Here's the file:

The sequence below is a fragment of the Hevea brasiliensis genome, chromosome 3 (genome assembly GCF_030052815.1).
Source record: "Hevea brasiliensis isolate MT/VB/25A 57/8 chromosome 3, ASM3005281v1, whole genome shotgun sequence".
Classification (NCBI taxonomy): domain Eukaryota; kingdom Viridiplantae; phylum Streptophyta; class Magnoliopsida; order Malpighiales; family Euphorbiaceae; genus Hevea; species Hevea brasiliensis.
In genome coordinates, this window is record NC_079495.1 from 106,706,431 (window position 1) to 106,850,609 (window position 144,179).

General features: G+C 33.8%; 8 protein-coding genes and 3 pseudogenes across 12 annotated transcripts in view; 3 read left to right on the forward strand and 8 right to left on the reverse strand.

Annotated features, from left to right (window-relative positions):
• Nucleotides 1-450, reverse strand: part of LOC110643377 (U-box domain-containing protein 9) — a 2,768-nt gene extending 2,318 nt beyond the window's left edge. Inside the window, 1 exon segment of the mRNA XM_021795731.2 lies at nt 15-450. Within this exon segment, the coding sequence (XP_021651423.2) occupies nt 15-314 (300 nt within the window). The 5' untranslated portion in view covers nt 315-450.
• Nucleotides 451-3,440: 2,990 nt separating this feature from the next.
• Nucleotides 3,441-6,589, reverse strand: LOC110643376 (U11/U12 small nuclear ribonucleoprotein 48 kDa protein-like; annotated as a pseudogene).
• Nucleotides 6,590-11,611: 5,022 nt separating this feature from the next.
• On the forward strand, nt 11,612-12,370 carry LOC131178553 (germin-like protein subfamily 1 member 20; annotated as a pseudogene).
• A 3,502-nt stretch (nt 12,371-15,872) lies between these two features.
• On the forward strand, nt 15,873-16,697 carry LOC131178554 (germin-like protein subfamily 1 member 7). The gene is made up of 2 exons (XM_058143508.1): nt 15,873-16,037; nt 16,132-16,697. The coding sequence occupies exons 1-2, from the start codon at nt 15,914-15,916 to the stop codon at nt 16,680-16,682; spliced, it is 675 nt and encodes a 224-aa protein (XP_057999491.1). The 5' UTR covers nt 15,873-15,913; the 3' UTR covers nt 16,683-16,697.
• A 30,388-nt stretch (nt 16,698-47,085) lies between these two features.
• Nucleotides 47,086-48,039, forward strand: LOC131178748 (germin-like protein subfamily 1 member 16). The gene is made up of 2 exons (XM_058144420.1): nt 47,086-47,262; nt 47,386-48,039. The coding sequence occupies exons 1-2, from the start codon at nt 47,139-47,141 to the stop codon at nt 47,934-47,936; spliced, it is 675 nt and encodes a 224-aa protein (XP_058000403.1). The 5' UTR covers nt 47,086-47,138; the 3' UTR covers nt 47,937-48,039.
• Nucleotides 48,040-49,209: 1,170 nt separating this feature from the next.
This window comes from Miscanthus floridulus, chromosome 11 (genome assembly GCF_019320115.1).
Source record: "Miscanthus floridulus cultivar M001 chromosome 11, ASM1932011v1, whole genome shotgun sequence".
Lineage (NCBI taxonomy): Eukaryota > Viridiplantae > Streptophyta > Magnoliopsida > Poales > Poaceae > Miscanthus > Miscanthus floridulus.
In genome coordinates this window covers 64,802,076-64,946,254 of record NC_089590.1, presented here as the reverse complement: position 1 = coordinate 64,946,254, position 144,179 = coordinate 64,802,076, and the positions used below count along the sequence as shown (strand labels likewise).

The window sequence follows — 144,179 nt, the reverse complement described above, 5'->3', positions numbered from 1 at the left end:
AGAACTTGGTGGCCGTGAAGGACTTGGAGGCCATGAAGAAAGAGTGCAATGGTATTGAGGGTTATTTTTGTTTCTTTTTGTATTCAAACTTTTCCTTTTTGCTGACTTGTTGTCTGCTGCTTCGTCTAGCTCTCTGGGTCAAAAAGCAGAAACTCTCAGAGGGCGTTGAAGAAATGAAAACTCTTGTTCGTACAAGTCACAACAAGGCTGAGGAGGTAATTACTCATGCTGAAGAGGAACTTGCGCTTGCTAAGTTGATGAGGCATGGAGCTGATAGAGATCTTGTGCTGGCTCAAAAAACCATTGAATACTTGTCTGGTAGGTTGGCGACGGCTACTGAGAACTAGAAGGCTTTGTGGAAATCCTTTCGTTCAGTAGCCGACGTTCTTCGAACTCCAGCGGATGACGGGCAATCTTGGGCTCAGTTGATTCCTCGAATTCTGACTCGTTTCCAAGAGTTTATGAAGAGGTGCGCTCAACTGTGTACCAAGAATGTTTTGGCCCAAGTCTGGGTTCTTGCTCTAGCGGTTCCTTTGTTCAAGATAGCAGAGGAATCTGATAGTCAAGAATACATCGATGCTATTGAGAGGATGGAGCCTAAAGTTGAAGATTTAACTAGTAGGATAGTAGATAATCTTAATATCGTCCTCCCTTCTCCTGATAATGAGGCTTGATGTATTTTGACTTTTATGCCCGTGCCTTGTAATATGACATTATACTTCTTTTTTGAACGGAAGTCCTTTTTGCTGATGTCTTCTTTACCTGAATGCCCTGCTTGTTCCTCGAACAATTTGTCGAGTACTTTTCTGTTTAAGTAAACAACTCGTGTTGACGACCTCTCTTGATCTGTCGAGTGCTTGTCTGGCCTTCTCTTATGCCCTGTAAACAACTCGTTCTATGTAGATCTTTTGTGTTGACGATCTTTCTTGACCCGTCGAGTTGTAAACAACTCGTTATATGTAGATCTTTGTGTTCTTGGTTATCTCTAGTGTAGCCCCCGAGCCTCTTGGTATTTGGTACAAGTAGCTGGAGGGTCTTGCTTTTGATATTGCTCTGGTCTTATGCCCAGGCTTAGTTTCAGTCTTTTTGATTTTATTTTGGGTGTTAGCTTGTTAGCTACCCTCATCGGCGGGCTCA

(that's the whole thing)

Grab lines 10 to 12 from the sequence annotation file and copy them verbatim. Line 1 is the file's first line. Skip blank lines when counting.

• Nucleotides 6,590-11,611: 5,022 nt separating this feature from the next.
• On the forward strand, nt 11,612-12,370 carry LOC131178553 (germin-like protein subfamily 1 member 20; annotated as a pseudogene).
• A 3,502-nt stretch (nt 12,371-15,872) lies between these two features.